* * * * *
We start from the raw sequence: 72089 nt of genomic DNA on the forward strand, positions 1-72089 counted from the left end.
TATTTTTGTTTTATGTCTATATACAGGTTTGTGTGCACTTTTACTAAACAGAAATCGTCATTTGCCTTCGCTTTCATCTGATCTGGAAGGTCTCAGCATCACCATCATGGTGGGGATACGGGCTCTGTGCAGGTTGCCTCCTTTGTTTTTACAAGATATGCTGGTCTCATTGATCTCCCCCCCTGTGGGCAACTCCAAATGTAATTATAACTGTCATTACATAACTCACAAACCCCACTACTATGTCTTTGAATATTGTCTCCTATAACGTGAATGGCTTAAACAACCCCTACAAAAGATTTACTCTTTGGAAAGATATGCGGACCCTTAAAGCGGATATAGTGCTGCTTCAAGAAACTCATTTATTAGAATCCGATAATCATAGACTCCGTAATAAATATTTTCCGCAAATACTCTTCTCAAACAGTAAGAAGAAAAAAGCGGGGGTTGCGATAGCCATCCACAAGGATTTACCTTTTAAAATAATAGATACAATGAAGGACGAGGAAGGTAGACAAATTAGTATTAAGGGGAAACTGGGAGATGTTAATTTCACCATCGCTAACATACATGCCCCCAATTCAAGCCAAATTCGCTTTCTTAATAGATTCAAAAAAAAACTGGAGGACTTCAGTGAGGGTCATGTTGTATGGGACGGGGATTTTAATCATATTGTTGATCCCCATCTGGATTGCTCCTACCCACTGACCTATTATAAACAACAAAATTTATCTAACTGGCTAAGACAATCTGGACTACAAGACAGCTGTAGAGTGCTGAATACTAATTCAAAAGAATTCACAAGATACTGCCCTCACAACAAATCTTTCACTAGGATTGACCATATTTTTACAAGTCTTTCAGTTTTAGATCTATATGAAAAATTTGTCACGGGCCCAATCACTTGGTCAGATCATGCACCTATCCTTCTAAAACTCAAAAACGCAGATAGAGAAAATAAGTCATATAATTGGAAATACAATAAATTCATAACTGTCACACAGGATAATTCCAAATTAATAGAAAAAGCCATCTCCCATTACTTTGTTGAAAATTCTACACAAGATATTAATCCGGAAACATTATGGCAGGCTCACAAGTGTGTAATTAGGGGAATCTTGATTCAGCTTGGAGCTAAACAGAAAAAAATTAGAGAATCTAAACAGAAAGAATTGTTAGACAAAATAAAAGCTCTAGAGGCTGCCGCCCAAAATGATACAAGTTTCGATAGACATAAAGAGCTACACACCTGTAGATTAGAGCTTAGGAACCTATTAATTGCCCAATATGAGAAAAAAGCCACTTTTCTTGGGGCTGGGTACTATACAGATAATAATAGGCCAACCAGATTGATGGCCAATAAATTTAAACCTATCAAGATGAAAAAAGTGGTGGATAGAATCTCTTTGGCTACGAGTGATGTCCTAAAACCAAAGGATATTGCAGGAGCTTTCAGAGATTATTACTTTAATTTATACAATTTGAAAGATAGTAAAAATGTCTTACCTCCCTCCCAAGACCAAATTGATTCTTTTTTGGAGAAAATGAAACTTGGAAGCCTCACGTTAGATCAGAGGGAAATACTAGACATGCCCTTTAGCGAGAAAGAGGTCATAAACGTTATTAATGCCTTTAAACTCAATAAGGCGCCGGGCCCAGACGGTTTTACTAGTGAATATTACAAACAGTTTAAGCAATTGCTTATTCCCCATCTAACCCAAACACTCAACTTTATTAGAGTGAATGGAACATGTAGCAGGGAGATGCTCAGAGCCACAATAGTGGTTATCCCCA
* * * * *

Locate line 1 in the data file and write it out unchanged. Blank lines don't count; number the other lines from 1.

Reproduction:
We start from the raw sequence: 72089 nt of genomic DNA on the forward strand, positions 1-72089 counted from the left end.